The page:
The Florida Project Review (2017)

The Florida Project Review (2017)

Writers Sean Baker and Chris Bergoch (from award-winning film, Tangerine) impart another amazing story. This time they tackle the issue of the homeless residents and community in The Florida Project (in Kissimee, Fl). The film was much more than I expected. It was smart, funny, shocking and real. There is no surprise that production company A24 picked up this inspired piece of work. I've firmly resolved that the best stories come from real life, because we are invested in transformative truths and how they could possibly effect our lives.

Baker and Bergoch provide fresh perspectives of the children who live in the community and adults that have to face the harsh reality of their circumstance. This a playful, yet heartbreaking story that manifests the intricacies of people and the connection to their environment. In The Florida Project, Moonee (Brooklynn Prince) and her friends get into trouble over summer break. Halley, (Bria Vinaite), Moonee’s mother, attempts to find income and keep her daughter busy and out of trouble. Moonee has picked up several bad habits from her mother, who is also unruly and undisciplined. Eventually, the consequences of their actions come crashing down. The manager, Bobby, (Willem Defoe) treats the residents like they are his own family, although some relationships appear toxic. He acts as a father figure to Halley and the children in the community.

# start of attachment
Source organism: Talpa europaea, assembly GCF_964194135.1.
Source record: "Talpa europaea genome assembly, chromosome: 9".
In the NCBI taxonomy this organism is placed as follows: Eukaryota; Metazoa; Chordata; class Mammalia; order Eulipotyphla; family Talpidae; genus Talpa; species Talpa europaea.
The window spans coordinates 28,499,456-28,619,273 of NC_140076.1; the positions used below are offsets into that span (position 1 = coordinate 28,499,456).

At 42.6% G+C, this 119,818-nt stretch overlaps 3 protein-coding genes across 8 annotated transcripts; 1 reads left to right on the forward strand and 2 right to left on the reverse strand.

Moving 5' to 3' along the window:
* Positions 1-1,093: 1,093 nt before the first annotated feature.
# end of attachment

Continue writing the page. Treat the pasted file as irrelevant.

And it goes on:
Director Sean Baker explains that many of the scenes had scripted dialogue, but that he allowed his actors some flexibility. He admits that the mother daughter duo (Bria and Brooklynn) were new actors and he additionally used local actors and businesses to support the environment that was re-created. This film is a revelatory experience about the under workings of the society surrounding Disney World. It makes one feel both connected and distant to the impression that Disney promotes; demonstrating a complex contradiction to the American dream.

The children playing in the forest and walking to get ice cream reminded me of my own childhood experiences.  Baker and Bergoch go to great lengths to create a carefree environment for the children to explore and express themselves freely (references from The Little Rascals).

This film is a revelatory experience about the under workings of the society surrounding Disney World. It makes one feel both connected and distant to the impression that Disney promotes; demonstrating a complex contradiction to the American dream.

The Florida Project has Oscar-worthy performances by Willem Defoe, Brooklynn Prince, and Bria Vinaite. Overall, I feel this film will be an Oscar contender because of originality of content and realism. It was beautiful and yet tragic. I would give this film 3 and half stars out of 4. It was rather enjoyable and I couldn’t wait to see what the characters were going to do next.

 

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